The prompt given to each participating author makes itself clear upon closer observation; equally sized USPS Flat Rate Priority Boxes dot the shelves, with each project using its volumetric, material, and conceptual bounds as a single unifying constraint. If It Fits, It Ships. The impetus for such a show, as described in Ashley Bigham’s curatorial statement, is driven by the need to reveal the “social, typological, formal, aesthetic, and economic practice[s] constructed collectively through both digital and physical interactions.” This goes beyond the simple tracking codes embedded in the chain of handoffs from client to clerk to mail carrier; it aims to reveal the hidden territories, scalable systems, and tangible objects of our manufactured networks of fulfillment. While the endgame of most fulfillment facilities focuses on efficiency and speed, this exhibition adds a cog to the system, slowing down the rate of exchange to take stock of architecture’s own supply chain.
Figure 3. Fulfilled Poster, digital. Designed by Ingrid Chen. Image Credit: Knowlton School.
For some, the 12 ¼” × 12 ¼” × 6″ box is investigated as a space of constraint. Office of III casts a model in resin, using the box as formwork. EXTENTS shapes a coiled industrial orange cord into a perfectly square, bonsai-inspired lamp. On a nearby shelf, David Eskenazi fills the entire volume with folded packaging paper. Ang Li does the same, but with foam, while Amelyn Ng safely packages another Flat Rate box with an ecosystem of tape and smaller envelopes. All three comment on the material culture of shipment itself. Dylan Krueger’s model portico is shipped in wood excelsior; both packaging and contents refer to a North American vernacular of rural fulfillment. Then there are the deconstructed boxes: Spinagu’s box flips inside out to become a model, while Medium Office’s box becomes a matryoshka containing smaller and smaller versions of the box nested inside.
Figure 4. Ang Li – Packed. Image Credit: Outpost Office.
Figure 5. Dylan Krueger – Packed. Image Credit: Outpost Office.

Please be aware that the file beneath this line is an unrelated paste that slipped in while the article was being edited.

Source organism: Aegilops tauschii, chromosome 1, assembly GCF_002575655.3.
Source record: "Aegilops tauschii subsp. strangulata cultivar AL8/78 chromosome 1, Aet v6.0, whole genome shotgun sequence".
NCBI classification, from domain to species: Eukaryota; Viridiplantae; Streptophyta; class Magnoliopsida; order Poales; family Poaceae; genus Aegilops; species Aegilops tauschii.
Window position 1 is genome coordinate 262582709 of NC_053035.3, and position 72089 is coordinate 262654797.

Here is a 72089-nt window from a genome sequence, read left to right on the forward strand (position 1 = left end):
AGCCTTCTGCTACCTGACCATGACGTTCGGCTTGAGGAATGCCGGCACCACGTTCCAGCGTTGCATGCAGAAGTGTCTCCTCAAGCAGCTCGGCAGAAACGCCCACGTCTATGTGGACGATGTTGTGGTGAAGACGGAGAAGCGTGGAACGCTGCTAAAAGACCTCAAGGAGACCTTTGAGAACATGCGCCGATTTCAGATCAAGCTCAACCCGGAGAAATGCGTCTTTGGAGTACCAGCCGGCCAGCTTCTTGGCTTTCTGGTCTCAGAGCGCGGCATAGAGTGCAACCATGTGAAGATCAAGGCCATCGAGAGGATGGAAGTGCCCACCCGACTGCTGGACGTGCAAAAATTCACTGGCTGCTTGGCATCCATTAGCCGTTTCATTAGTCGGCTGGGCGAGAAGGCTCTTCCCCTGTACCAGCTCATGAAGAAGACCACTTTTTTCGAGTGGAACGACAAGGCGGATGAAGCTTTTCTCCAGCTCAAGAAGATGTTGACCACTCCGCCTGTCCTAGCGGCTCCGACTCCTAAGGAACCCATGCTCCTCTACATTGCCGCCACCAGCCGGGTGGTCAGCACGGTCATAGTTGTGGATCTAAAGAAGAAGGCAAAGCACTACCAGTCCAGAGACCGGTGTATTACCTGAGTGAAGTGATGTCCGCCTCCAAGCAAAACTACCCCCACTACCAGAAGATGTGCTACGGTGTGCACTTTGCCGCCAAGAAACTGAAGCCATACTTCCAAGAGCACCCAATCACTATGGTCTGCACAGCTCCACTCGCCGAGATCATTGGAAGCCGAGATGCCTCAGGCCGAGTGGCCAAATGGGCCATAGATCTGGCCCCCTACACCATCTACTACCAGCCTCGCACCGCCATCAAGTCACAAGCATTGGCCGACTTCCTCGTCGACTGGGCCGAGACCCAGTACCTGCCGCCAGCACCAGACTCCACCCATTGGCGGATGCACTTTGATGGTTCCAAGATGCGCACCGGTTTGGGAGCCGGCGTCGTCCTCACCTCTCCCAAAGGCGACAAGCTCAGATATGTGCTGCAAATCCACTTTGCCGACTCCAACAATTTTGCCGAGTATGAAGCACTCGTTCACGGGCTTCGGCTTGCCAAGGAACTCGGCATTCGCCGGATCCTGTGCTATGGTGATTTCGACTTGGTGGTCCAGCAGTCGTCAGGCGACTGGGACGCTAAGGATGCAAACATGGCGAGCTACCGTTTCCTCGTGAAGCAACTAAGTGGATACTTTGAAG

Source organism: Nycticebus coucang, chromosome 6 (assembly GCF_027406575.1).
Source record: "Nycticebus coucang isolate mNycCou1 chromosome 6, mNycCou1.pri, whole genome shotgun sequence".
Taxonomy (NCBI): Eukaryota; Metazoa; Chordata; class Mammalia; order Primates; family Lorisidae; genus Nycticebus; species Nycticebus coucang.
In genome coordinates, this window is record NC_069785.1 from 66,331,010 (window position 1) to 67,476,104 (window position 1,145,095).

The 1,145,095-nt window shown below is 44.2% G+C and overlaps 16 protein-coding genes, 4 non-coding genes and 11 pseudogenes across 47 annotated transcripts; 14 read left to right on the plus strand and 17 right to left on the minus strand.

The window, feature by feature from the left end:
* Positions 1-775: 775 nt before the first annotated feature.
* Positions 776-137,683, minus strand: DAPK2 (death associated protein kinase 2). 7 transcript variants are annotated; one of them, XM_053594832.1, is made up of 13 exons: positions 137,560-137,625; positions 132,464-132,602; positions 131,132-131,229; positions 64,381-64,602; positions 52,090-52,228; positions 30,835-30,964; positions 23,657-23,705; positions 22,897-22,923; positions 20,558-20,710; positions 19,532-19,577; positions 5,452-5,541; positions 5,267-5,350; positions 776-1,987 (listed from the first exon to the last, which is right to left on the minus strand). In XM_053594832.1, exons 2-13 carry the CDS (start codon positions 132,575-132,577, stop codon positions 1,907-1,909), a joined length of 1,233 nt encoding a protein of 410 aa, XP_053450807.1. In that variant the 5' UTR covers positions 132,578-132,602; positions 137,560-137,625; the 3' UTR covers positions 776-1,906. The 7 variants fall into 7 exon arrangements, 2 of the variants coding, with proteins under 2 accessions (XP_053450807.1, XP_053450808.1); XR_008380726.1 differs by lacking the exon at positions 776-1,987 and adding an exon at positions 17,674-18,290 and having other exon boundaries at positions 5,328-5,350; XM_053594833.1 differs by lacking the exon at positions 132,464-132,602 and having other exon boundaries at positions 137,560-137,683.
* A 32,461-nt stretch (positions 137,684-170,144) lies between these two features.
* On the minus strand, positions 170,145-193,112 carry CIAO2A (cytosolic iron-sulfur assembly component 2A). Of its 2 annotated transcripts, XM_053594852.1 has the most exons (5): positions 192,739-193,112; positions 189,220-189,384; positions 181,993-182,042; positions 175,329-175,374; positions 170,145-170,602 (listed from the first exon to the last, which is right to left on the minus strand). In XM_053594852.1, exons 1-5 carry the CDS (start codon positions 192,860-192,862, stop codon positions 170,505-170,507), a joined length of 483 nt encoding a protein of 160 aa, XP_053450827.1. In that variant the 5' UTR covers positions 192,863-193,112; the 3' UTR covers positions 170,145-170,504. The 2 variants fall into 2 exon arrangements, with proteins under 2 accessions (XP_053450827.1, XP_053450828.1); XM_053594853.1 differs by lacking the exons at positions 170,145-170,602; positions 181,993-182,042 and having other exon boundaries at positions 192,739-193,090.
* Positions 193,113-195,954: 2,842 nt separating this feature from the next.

Figure 6. Medium Office – Unpacked. Image Credit: Outpost Office.
Other, more conventional responses see the box as merely a vessel for transporting work, as seen in the responses from Andrew Kovacs, the Open Workshop, Lluís Alexandre Casanovas Blanco, Germaine Barnes, and others. Laida Aguirre, T+E+A+M, and Besler & Sons reflect on the nature of virtual materials as they each offer interpretations on flattened tectonics. Of the three, Aguirre’s piece warrants a closer look due to its conflation of assembly and material referents, and Besler & Sons’ playful piece invites the visitor to assemble simulacrums of construction materials and tools. Mira Henry of Current Interests offloads previous exhibition posters, using the box as a tool for redistribution, while the LADG offloads unpublished drafts of published essays, finding a reason to display labor. Curtis Roth also reminds us of the value of labor, simply filling the box with stacks of an invoice charging for the time and material it took to produce such an object. Zach Cohen, apparently valuing his time more than any other contributors did, breathed into a paper bag, sealed it shut, and shipped it off. Perhaps his “don’t hold your breath” response to the prompt is an attempt to tell the curator that good work takes time.
Figure 7. Besler & Sons – Unpacked. Image Credit: Outpost Office.
Figure 8. Laida Aguirre – Unpacked. Image Credit: Outpost Office.